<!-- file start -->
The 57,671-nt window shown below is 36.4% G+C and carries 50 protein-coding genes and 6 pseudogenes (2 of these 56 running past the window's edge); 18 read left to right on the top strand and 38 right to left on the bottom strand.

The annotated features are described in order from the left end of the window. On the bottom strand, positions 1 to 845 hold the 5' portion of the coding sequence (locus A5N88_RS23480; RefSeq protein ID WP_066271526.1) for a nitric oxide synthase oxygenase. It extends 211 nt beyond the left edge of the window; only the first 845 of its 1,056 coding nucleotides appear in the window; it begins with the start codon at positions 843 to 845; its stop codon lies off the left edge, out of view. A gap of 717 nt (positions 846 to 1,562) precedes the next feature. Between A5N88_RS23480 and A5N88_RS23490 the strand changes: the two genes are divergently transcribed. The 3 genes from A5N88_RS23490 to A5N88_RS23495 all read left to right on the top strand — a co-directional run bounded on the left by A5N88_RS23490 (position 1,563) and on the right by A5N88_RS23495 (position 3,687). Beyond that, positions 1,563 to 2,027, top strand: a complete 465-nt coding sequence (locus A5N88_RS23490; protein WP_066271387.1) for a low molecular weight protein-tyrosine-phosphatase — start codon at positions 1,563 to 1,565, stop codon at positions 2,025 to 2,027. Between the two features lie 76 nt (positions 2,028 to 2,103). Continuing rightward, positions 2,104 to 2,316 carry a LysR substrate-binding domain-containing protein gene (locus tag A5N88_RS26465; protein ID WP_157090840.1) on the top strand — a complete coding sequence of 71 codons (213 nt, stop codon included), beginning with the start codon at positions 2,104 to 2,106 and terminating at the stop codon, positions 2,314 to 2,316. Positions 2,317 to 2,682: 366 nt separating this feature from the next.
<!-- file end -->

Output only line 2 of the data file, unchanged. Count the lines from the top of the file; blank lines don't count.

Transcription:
The annotated features are described in order from the left end of the window. On the bottom strand, positions 1 to 845 hold the 5' portion of the coding sequence (locus A5N88_RS23480; RefSeq protein ID WP_066271526.1) for a nitric oxide synthase oxygenase. It extends 211 nt beyond the left edge of the window; only the first 845 of its 1,056 coding nucleotides appear in the window; it begins with the start codon at positions 843 to 845; its stop codon lies off the left edge, out of view. A gap of 717 nt (positions 846 to 1,562) precedes the next feature. Between A5N88_RS23480 and A5N88_RS23490 the strand changes: the two genes are divergently transcribed. The 3 genes from A5N88_RS23490 to A5N88_RS23495 all read left to right on the top strand — a co-directional run bounded on the left by A5N88_RS23490 (position 1,563) and on the right by A5N88_RS23495 (position 3,687). Beyond that, positions 1,563 to 2,027, top strand: a complete 465-nt coding sequence (locus A5N88_RS23490; protein WP_066271387.1) for a low molecular weight protein-tyrosine-phosphatase — start codon at positions 1,563 to 1,565, stop codon at positions 2,025 to 2,027. Between the two features lie 76 nt (positions 2,028 to 2,103). Continuing rightward, positions 2,104 to 2,316 carry a LysR substrate-binding domain-containing protein gene (locus tag A5N88_RS26465; protein ID WP_157090840.1) on the top strand — a complete coding sequence of 71 codons (213 nt, stop codon included), beginning with the start codon at positions 2,104 to 2,106 and terminating at the stop codon, positions 2,314 to 2,316. Positions 2,317 to 2,682: 366 nt separating this feature from the next.